Your Natchez History Minute is brought to
you by Natchez National Historical Park. On October 15, 1962, local and state newspapers
announced that final evacuation plans were being made for Natchez residents as the U.
S. Corps of Engineers began dredging close to four sunken barges carrying cannisters
of chlorine gas lying at the bottom of the Mississippi River. The barges were part of
a convoy of 16 being towed up from New Orleans to South Charleston, West Virginia for use
by the Union Carbide Company. The barges sank in March, 1961, approximately 7 ½ miles south
of Natchez, near Morville, Louisiana and it took approximately 18 months to pinpoint their
exact location. Although the Corps didn’t expect to raise the first of the barges until
late October, massive evacuation plans were implemented against the remote possibility
of a leak. Acting upon the request of Governor Ross Barnett, President Kennedy declared an
extreme national emergency, due to the potential dangers of public health and safety. The director
of the Office of Emergency Planning called the situation “without precedent in the
history of [the] country,” warning the 80,000 residents they faced an unknown potential
danger if there was a gas leak. As part of “Operation Chlorine,” as the exercise
came to be known, the Mississippi National Guard had 1,800 troops in place with almost
900 trucks ready to evacuate the population of Natchez. The public health service reported
that 20,000 gas masks and 15,000 cots and blankets were being sent to the area and that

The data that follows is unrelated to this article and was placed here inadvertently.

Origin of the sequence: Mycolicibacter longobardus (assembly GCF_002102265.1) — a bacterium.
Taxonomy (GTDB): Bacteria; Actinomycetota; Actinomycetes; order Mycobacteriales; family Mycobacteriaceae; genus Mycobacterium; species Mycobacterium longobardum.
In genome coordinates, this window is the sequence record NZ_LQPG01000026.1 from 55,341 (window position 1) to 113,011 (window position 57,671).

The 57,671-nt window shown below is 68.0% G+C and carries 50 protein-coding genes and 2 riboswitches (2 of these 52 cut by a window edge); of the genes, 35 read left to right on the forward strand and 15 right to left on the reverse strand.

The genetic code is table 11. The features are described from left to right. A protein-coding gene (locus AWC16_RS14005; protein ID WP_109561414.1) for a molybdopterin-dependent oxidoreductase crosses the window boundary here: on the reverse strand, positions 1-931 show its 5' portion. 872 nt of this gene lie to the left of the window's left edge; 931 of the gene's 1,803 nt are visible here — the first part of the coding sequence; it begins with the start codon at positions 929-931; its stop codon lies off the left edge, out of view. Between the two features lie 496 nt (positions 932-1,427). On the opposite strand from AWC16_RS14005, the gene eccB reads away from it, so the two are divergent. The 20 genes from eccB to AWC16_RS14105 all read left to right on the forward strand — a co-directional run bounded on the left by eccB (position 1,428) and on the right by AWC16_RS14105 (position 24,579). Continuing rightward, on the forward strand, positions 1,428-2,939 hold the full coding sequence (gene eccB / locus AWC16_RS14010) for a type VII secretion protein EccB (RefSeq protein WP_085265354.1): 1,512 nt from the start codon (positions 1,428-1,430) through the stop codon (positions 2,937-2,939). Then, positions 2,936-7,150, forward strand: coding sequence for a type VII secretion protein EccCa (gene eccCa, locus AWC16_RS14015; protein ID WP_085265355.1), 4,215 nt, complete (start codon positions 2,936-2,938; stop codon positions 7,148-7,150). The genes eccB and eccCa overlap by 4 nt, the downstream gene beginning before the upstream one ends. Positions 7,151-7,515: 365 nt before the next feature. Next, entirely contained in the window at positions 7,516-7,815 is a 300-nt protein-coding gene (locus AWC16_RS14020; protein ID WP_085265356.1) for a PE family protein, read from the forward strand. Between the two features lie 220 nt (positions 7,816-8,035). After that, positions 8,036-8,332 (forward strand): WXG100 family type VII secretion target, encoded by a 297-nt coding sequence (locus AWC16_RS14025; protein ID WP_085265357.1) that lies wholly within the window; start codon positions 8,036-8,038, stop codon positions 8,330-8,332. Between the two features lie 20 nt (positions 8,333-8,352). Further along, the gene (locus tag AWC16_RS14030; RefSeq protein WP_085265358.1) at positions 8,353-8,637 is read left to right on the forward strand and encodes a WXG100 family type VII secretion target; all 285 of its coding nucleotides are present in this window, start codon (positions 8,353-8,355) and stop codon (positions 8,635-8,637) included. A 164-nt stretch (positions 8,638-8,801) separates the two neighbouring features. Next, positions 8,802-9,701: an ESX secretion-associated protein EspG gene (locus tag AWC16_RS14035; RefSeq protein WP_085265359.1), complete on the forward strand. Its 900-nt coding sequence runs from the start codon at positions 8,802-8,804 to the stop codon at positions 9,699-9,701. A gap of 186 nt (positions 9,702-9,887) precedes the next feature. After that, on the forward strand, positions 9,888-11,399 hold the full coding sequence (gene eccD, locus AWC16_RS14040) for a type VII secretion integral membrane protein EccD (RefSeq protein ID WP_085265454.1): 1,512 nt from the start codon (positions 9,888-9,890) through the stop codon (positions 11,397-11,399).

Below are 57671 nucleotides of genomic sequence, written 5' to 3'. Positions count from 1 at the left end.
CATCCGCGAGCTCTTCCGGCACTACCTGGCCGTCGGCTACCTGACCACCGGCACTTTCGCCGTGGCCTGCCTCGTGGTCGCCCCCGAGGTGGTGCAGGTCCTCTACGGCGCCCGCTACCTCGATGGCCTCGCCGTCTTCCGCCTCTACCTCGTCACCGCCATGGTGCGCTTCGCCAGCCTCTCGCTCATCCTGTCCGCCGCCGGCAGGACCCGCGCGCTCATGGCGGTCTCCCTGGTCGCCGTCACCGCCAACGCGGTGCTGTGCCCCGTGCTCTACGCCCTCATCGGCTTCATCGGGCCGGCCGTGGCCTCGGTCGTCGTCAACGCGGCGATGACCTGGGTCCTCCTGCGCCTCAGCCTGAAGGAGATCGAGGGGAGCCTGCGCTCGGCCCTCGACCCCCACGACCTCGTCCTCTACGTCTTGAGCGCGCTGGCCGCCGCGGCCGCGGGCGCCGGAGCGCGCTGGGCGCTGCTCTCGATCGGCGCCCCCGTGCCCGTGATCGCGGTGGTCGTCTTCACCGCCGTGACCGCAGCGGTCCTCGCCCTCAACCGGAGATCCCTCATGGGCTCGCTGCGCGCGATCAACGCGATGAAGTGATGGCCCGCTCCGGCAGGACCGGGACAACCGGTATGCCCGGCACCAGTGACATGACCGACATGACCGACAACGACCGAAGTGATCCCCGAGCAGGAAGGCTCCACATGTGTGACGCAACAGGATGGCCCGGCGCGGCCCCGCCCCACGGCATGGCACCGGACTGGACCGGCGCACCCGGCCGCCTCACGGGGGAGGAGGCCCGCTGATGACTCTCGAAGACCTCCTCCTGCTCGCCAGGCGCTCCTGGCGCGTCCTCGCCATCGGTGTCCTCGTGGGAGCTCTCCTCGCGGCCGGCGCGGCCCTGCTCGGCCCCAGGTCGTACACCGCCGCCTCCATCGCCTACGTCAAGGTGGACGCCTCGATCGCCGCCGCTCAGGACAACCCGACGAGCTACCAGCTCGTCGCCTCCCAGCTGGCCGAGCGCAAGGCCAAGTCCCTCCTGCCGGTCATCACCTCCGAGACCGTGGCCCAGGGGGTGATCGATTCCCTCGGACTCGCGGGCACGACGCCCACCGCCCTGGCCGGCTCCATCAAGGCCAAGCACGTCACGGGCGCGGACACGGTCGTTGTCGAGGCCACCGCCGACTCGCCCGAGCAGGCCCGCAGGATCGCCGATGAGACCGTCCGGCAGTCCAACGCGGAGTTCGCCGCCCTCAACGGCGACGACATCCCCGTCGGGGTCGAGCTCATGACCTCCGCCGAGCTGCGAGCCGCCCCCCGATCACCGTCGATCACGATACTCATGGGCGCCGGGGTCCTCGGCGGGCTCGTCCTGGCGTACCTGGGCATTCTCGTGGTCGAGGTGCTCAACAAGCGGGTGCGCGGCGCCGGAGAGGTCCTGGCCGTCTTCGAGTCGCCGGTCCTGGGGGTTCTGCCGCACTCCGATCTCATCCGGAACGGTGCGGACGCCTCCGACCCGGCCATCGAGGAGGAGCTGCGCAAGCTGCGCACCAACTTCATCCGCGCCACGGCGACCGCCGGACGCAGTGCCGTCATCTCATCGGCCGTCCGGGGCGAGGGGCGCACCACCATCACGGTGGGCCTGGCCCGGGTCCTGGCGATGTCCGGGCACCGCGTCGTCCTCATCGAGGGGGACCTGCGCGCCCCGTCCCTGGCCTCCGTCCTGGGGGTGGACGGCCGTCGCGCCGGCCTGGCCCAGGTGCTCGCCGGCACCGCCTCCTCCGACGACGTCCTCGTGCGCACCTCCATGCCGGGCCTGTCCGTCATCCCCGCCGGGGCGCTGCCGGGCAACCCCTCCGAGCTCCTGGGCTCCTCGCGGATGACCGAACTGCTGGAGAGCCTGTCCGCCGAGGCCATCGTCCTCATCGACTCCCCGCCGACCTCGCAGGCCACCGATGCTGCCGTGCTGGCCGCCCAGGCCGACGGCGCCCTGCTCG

the Red Cross was setting up a number of canteens. Helicopters from Fort Sam Houston were on
standby as were area radio stations and volunteers to help spread the word of an accident. Mayor
Nosser and Sheriff Ferrell pleaded for Natchez residents to remain calm and stressed the
potential for disaster was small. By October 25, newspapers were able to report that the
first of the four tanks had been successfully raised without incident. My name is Bill McGehee and I’m here to help
with this Natchez History Minute. In October of 1962, I was a junior at Natchez High School.
I also raised and trained horses that I kept at Hawthorne Plantation here in Natchez. We
went to school every day during the chlorine operation and one day the principal, J. O.
Brown, asked me why I had a horse trailer behind my jeep. I told him that if the balloon
went up, I was leaving Natchez with two of my horses and I would not leave them here
to suffer from the chlorine gas. Fortunately, they raised the barges without any problem
and all of Natchez and all of my horses survived without a problem. Thank You.